// order. Drawing is therefore sensitive to z-indexing, so I first intersect
// with the plane, then loop through all spheres back-to-front.
Intersect intersection = miss;
Intersect plane = intersect(ray, Plane(vec3(0, 1, 0), Material(vec3(1.0, 1.0, 1.0), 1.0, 0.0)));
if (plane.material.diffuse > 0.0 || plane.material.specular > 0.0) { intersection = plane; }
for (int i = 0; i < num_spheres; i++) {
Intersect sphere = intersect(ray, spheres[i]);
if (sphere.material.diffuse > 0.0 || sphere.material.specular > 0.0)
intersection = sphere;
return intersection;
// This is the critical part of writing a ray tracer. I start with some empty
// scratch vectors for color data and the Fresnel factor. I trace the scene with
// using an input ray, and continue to fire new rays until the iteration depth
// is reached, at which point I return the total sum of the color values from
// computed at each bounce.
vec3 radiance(Ray ray) {
vec3 color = vec3(0.0), fresnel = vec3(0.0);
vec3 mask = vec3(1.0);
for (int i = 0; i <= iterations; ++i) {
Intersect hit = trace(ray);
// This goes back to the dummy "miss" intersect. Basically, if the scene
// trace returns an intersection with either a diffuse or specular
// coefficient, then it has encountered a surface of a sphere or plane.
// Otherwise, the current ray has reached the ambient-colored sky box.
if (hit.material.diffuse > 0.0 || hit.material.specular > 0.0) {
// Here I use the [Schlick Approximation]('s_approximation)
// to determine the Fresnel specular contribution factor, a measure
// of how much incoming light is reflected or refracted. I compute
// the Fresnel term and use a mask to track the fraction of
// reflected light in the current ray with respect to the original.
vec3 r0 = hit.material.color.rgb * hit.material.specular;
float hv = clamp(dot(hit.normal, -ray.direction), 0.0, 1.0);
fresnel = r0 + (1.0 - r0) * pow(1.0 - hv, 5.0);
mask *= fresnel;
// I handle shadows and diffuse colors next. I condensed this part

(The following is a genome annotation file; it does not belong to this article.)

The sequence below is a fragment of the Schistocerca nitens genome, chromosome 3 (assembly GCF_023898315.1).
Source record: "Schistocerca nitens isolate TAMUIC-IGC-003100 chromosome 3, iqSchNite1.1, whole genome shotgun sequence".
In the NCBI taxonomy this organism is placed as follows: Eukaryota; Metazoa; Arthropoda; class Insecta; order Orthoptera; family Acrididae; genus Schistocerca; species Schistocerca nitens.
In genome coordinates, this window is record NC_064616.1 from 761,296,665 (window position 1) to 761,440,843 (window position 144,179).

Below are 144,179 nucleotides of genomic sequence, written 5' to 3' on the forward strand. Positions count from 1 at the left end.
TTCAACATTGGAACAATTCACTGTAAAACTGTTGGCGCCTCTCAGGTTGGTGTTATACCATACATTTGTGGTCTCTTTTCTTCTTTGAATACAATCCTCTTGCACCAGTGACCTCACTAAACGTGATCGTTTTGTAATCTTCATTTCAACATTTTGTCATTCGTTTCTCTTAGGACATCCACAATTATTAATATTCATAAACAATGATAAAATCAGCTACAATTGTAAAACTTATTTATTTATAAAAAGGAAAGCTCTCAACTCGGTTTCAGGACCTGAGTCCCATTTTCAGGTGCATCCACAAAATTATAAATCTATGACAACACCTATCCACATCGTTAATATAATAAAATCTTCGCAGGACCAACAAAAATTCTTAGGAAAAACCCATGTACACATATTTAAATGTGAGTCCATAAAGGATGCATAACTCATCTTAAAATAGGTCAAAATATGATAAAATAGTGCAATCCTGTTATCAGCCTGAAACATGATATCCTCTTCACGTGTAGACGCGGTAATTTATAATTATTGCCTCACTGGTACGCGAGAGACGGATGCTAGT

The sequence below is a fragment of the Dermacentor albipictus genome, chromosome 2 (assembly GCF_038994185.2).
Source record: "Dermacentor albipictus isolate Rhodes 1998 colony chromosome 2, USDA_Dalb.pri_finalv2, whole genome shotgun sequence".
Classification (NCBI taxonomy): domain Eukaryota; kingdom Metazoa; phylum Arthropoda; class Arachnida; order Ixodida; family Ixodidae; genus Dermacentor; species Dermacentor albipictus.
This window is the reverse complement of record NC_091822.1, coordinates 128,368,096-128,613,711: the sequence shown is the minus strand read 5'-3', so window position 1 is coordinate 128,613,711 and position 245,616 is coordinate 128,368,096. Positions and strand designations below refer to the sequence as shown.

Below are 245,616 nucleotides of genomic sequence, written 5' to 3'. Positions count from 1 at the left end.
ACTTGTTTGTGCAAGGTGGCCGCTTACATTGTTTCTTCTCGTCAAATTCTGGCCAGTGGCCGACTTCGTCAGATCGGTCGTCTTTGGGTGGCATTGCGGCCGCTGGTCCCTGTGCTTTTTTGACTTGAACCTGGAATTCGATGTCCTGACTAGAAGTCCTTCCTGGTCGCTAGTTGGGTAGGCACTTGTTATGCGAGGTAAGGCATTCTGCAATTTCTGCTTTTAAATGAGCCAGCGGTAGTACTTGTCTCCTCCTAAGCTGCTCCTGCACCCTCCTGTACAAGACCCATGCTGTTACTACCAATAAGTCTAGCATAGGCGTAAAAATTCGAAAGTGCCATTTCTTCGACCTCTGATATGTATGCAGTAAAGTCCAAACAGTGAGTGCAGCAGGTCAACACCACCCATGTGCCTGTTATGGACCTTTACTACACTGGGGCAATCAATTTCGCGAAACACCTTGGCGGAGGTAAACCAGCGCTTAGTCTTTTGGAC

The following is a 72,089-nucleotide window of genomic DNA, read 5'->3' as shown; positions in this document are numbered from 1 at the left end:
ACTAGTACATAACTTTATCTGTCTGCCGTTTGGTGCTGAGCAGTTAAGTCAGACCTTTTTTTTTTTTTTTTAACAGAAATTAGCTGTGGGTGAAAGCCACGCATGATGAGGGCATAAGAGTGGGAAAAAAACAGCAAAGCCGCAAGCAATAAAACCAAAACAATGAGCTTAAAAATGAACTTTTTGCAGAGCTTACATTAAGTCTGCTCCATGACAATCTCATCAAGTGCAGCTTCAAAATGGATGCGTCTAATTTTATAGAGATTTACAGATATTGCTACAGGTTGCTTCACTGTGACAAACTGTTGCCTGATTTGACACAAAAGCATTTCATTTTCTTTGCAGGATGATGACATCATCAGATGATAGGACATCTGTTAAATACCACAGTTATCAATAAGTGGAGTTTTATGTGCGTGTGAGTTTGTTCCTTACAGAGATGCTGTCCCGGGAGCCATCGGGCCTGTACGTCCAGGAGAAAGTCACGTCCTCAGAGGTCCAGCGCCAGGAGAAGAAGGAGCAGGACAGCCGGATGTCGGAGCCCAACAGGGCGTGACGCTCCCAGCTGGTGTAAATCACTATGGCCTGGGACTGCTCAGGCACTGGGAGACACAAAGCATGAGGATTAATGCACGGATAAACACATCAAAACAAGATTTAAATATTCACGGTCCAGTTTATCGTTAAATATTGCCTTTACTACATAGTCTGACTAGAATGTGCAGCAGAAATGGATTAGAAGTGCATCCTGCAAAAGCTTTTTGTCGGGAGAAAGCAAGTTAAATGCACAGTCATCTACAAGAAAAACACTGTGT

// into one conditional evaluation for brevity. Remember `epsilon`?
// I use it to trace a ray slightly offset from the point of
// intersection to the light source. If the shadow ray does not hit
// an object, it will be a "miss" as it hits the skybox. This means
// there are no objects between the point and the light, at which
// point I can add the diffuse color to the fragment color since the
// object is not in shadow.
if (trace(Ray(ray.origin + hit.len * ray.direction + epsilon * light.direction, light.direction)) == miss) {
color += clamp(dot(hit.normal, light.direction), 0.0, 1.0) * light.color
* hit.material.color.rgb * hit.material.diffuse
* (1.0 - fresnel) * mask / fresnel;
// After computing diffuse colors, I then generate a new reflection
// ray and overwrite the original ray that was passed in as an
// argument to the radiance(...) function. Then I repeat until I
// reach the iteration depth.
vec3 reflection = reflect(ray.direction, hit.normal);
ray = Ray(ray.origin + hit.len * ray.direction + epsilon * reflection, reflection);
} else {
// This is the other half of the tracing branch. If the trace failed
// to return an intersection with an attached material, then it is
// safe to assume that the ray points at the sky, or out of bounds
// of the scene. At this point I realized that real objects have a
// small sheen to them, so I hard-coded a small spotlight pointing
// in the same direction as the main light for pseudo-realism.
vec3 spotlight = vec3(1e6) * pow(abs(dot(ray.direction, light.direction)), 250.0);
color += mask * (ambient + spotlight); break;
return color;
// The main function primarily deals with organizing data from OpenGL into a
// format that the ray tracer can use. For ray tracing, I need to fire a ray for
// each pixel, or more precisely, a ray for every fragment. However, pixels to
// fragment coordinates do not map one a one-to-one basis, so I need to divide
// the fragment coordinates by the viewport resolution. I then offset that by a
// fixed value to re-center the coordinate system.
void main() {
vec2 fragCoord = texcoord;
vec2 uv = fragCoord.xy / iResolution.xy + vec2(-0.8, 1);
uv.x *= -iResolution.x / iResolution.y;
uv.y *= -iResolution.y / iResolution.x;
// For each fragment, create a ray at a fixed point of origin directed at
// the coordinates of each fragment. The last thing before writing the color
// to the fragment is to post-process the pixel values using tone-mapping.
// In this case, I adjust for exposure and perform linear gamma correction.
Ray ray = Ray(vec3(0.0, 2.5, 12.0), normalize(vec3(uv.x, uv.y, -1.0)));
gl_FragColor = vec4(pow(radiance(ray) * exposure, vec3(1.0 / gamma)), 1.0);
pub const META: ShaderMeta = ShaderMeta {
images: &[],
uniforms: UniformBlockLayout {
uniforms: &[
("iResolution", UniformType::Float3),
("iTime", UniformType::Float1),
pub struct Uniforms {
pub iResolution: (f32, f32, f32),
pub iTime: f32,